Thursday, May 1, 2014

On being the LCD

Meaning, lowest common denominator. See, I remember some stuff from math class. I just justified my education. Now if I could figure out how to calculate the tip on a restaurant bill, I'd be absolute genius level.

DH and I are the LCD. And so are you, if you're a special-needs parent. You're the one who knows everything there is to know about your child and your child's diagnosis, and what's worked in the past and what hasn't, and which medication your child is or isn't on and whether that's the second or third medication you've tried. You know the names of all his doctors and his OT and his teacher. You know her favorite book and her favorite color and what she's thinking about when she melts down. You know how he does in karate class or how she does in ballet. Everyone else knows a piece, a part, one thing. You know everything. You are the lowest common denominator in this equation.

I was reminded of that fact when kiddo had a bad time last week and got himself suspended from the bus for a day. He likes to be first off the bus. Several times he's pushed other kids to get in front of them. The driver was worried a kid would fall down the steps. I get it -- it's dangerous. Kiddo shouldn't be doing that. At the same time, I get kiddo -- he's not trying to hurt anyone. He genuinely didn't realize he could hurt anyone. He just wanted to be first. When his mind is locked on a thing, it's difficult to get him unlocked.

Fortunately the 504 coordinator gets that too, but it didn't prevent the suspension. Kiddo was also more defiant all week, talking back to us, more sullen, refusing to do things when asked, and more hyperactive than usual. Which is why I yanked him right off medication #3 and he's back on #1, which seems to have calmed things somewhat. It's not a perfect fix -- he's still hiding under his desk instead of doing his classwork -- but his usual sweet personality seems to have more or less emerged.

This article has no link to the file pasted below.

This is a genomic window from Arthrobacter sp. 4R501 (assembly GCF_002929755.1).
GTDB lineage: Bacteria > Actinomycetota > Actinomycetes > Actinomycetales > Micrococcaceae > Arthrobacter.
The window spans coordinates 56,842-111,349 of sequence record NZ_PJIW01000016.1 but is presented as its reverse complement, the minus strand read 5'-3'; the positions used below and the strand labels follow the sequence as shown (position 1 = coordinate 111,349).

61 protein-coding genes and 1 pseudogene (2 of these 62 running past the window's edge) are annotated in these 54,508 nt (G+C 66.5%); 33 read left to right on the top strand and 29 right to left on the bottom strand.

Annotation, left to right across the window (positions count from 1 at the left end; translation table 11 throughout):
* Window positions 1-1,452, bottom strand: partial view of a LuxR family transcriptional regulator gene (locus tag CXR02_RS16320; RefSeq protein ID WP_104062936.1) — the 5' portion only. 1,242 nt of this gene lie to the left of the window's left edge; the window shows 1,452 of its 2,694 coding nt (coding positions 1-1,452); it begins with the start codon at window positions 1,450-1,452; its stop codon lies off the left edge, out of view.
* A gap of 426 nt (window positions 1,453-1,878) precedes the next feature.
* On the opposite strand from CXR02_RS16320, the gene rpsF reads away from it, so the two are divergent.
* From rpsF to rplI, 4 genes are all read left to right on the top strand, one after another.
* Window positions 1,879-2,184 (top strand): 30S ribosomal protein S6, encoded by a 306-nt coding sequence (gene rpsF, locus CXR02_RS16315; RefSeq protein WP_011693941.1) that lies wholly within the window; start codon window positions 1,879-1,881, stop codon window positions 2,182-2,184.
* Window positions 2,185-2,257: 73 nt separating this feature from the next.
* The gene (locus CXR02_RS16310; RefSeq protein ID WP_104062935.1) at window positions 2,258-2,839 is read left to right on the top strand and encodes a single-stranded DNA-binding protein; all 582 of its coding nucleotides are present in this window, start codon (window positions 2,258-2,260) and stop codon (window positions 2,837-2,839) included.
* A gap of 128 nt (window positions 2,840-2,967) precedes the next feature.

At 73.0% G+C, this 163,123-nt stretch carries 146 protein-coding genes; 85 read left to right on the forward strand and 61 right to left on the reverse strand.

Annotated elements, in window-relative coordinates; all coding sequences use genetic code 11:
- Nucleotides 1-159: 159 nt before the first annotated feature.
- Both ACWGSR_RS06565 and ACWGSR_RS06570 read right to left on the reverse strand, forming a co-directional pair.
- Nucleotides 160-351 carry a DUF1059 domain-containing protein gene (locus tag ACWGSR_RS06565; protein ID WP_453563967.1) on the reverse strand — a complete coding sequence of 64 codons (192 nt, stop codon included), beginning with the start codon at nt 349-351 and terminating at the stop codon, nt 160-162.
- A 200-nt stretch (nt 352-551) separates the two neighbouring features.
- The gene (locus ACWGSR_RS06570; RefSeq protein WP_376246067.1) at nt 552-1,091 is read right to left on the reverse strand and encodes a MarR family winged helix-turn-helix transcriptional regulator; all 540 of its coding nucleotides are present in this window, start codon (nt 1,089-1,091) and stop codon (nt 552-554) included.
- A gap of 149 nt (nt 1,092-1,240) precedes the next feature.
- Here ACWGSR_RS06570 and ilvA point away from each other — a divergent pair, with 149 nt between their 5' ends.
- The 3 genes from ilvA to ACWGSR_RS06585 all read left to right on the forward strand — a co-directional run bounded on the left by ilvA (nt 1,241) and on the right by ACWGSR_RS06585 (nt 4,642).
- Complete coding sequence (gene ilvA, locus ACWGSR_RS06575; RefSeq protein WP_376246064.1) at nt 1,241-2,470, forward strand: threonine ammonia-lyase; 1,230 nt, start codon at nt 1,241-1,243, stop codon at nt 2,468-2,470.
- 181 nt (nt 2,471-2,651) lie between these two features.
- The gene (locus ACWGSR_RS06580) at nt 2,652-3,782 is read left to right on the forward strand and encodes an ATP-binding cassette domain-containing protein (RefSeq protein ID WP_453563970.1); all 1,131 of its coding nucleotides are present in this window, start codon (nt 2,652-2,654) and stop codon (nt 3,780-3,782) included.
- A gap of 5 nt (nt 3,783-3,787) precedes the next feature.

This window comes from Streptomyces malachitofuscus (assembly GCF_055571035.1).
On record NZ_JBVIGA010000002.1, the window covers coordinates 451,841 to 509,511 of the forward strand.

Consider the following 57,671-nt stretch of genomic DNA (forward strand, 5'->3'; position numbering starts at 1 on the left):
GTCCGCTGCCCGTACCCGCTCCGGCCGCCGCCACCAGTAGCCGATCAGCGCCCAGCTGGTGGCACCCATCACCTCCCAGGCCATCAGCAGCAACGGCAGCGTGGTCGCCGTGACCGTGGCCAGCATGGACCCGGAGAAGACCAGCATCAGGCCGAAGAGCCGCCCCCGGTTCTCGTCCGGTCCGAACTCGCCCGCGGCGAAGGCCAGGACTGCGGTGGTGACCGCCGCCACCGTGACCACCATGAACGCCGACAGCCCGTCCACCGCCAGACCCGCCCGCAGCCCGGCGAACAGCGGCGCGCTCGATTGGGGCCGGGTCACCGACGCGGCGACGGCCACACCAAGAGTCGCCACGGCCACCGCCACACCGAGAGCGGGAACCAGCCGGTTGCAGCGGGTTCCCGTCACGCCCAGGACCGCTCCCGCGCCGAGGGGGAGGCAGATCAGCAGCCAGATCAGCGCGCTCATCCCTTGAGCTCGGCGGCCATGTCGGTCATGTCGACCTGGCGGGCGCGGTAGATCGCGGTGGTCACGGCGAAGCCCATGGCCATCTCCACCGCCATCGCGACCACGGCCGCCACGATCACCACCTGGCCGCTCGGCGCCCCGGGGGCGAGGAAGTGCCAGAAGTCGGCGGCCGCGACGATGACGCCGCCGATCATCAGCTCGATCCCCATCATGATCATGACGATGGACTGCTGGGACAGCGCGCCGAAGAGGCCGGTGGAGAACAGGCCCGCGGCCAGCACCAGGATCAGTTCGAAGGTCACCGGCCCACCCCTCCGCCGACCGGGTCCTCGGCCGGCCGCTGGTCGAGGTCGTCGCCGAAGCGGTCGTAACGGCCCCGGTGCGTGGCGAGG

DH and I were displeased about the suspension. Sure kiddo should be punished if he does something wrong. But kicking a kid off the bus for a day is a bit more like punishing the parents, who then have to rearrange their work schedules to account for it. Also we would've been less aggravated if it hadn't taken 10 days to find out about the first infraction. What are we supposed to do at that point?

US: "Hey, kiddo, remember 10 days ago when you pushed a kid on the bus?"
KIDDO: "Huh?"

I mean he's lucky if he remembers what he had for lunch that day.

Anyway. DH and I requested a meeting with the school, to complain about the lack of communication and the lack of info we were getting about how he was doing. It's a good thing we did. One of the assembled officials had no idea we'd been trying a new medication. Another one was unaware that kiddo's social skills group had ended for the year. A third had revised his behavior chart but never sent along a finished version, so he was working without one. (Apparently kiddo has been doing fine without a chart, so we're leaving that one alone.) The assumption had been that we didn't want daily updates on kiddo's behavior, when actually we very much do. It seemed like everyone had a piece of information about kiddo, or about his accommodations, but DH and I were the ones who knew the most. And if we hadn't requested the meeting, possibly the officials would never have shared their information with each other (or us). 

We are the LCD. We make sure everyone is aware of everything. Because teachers and doctors, despite the best of intentions, are not going to be able to help kiddo unless they know everything they need to know. Ultimately, always, it's up to us to make things happen.

Kiddo really does seem improved this week, so here's hoping he keeps at it.

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